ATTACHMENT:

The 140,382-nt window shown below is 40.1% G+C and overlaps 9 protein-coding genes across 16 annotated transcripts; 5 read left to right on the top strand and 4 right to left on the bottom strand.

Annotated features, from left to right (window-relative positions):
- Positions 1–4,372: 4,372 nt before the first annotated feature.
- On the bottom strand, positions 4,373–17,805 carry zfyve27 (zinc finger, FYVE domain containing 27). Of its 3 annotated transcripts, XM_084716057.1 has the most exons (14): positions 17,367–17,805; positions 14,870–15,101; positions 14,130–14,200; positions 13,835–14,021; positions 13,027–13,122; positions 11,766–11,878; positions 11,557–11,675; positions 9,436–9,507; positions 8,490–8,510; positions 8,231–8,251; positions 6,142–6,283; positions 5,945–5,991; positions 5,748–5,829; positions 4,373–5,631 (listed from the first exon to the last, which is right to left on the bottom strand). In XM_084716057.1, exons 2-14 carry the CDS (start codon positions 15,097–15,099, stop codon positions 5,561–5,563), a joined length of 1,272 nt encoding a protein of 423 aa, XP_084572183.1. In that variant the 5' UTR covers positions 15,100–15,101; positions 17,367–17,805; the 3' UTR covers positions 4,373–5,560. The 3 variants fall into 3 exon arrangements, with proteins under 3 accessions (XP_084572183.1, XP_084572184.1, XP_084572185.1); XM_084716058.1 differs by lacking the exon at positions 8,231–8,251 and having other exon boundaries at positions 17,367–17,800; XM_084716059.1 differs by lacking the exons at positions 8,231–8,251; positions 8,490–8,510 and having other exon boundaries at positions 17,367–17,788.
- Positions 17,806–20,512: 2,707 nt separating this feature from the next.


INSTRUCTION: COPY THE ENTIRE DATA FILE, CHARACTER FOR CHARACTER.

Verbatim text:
The 140,382-nt window shown below is 40.1% G+C and overlaps 9 protein-coding genes across 16 annotated transcripts; 5 read left to right on the top strand and 4 right to left on the bottom strand.

Annotated features, from left to right (window-relative positions):
- Positions 1–4,372: 4,372 nt before the first annotated feature.
- On the bottom strand, positions 4,373–17,805 carry zfyve27 (zinc finger, FYVE domain containing 27). Of its 3 annotated transcripts, XM_084716057.1 has the most exons (14): positions 17,367–17,805; positions 14,870–15,101; positions 14,130–14,200; positions 13,835–14,021; positions 13,027–13,122; positions 11,766–11,878; positions 11,557–11,675; positions 9,436–9,507; positions 8,490–8,510; positions 8,231–8,251; positions 6,142–6,283; positions 5,945–5,991; positions 5,748–5,829; positions 4,373–5,631 (listed from the first exon to the last, which is right to left on the bottom strand). In XM_084716057.1, exons 2-14 carry the CDS (start codon positions 15,097–15,099, stop codon positions 5,561–5,563), a joined length of 1,272 nt encoding a protein of 423 aa, XP_084572183.1. In that variant the 5' UTR covers positions 15,100–15,101; positions 17,367–17,805; the 3' UTR covers positions 4,373–5,560. The 3 variants fall into 3 exon arrangements, with proteins under 3 accessions (XP_084572183.1, XP_084572184.1, XP_084572185.1); XM_084716058.1 differs by lacking the exon at positions 8,231–8,251 and having other exon boundaries at positions 17,367–17,800; XM_084716059.1 differs by lacking the exons at positions 8,231–8,251; positions 8,490–8,510 and having other exon boundaries at positions 17,367–17,788.
- Positions 17,806–20,512: 2,707 nt separating this feature from the next.